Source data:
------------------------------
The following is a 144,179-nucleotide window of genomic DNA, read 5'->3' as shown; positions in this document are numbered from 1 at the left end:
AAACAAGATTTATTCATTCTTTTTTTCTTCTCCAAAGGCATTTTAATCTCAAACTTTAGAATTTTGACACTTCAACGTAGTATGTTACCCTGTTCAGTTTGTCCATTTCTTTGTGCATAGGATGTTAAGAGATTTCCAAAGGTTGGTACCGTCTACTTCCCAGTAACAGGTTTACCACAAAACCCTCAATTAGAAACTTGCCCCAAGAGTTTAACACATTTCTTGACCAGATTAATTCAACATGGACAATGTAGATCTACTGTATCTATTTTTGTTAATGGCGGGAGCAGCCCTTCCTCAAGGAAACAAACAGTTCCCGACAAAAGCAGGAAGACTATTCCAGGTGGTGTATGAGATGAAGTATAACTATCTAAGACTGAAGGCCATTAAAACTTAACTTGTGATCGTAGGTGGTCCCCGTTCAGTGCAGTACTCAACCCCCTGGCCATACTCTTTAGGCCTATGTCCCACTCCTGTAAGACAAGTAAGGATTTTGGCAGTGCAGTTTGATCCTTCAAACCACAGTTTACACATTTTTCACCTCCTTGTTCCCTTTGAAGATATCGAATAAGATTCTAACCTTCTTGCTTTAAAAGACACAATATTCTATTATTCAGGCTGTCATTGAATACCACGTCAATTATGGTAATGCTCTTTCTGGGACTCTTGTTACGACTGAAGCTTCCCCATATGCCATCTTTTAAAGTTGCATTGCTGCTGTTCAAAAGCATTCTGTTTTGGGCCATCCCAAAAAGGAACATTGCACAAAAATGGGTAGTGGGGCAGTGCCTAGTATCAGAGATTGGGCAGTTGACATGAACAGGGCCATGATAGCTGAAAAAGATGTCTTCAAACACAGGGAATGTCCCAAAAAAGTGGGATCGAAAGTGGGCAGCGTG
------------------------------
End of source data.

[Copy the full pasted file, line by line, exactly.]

The following is a 144,179-nucleotide window of genomic DNA, read 5'->3' as shown; positions in this document are numbered from 1 at the left end:
AAACAAGATTTATTCATTCTTTTTTTCTTCTCCAAAGGCATTTTAATCTCAAACTTTAGAATTTTGACACTTCAACGTAGTATGTTACCCTGTTCAGTTTGTCCATTTCTTTGTGCATAGGATGTTAAGAGATTTCCAAAGGTTGGTACCGTCTACTTCCCAGTAACAGGTTTACCACAAAACCCTCAATTAGAAACTTGCCCCAAGAGTTTAACACATTTCTTGACCAGATTAATTCAACATGGACAATGTAGATCTACTGTATCTATTTTTGTTAATGGCGGGAGCAGCCCTTCCTCAAGGAAACAAACAGTTCCCGACAAAAGCAGGAAGACTATTCCAGGTGGTGTATGAGATGAAGTATAACTATCTAAGACTGAAGGCCATTAAAACTTAACTTGTGATCGTAGGTGGTCCCCGTTCAGTGCAGTACTCAACCCCCTGGCCATACTCTTTAGGCCTATGTCCCACTCCTGTAAGACAAGTAAGGATTTTGGCAGTGCAGTTTGATCCTTCAAACCACAGTTTACACATTTTTCACCTCCTTGTTCCCTTTGAAGATATCGAATAAGATTCTAACCTTCTTGCTTTAAAAGACACAATATTCTATTATTCAGGCTGTCATTGAATACCACGTCAATTATGGTAATGCTCTTTCTGGGACTCTTGTTACGACTGAAGCTTCCCCATATGCCATCTTTTAAAGTTGCATTGCTGCTGTTCAAAAGCATTCTGTTTTGGGCCATCCCAAAAAGGAACATTGCACAAAAATGGGTAGTGGGGCAGTGCCTAGTATCAGAGATTGGGCAGTTGACATGAACAGGGCCATGATAGCTGAAAAAGATGTCTTCAAACACAGGGAATGTCCCAAAAAAGTGGGATCGAAAGTGGGCAGCGTG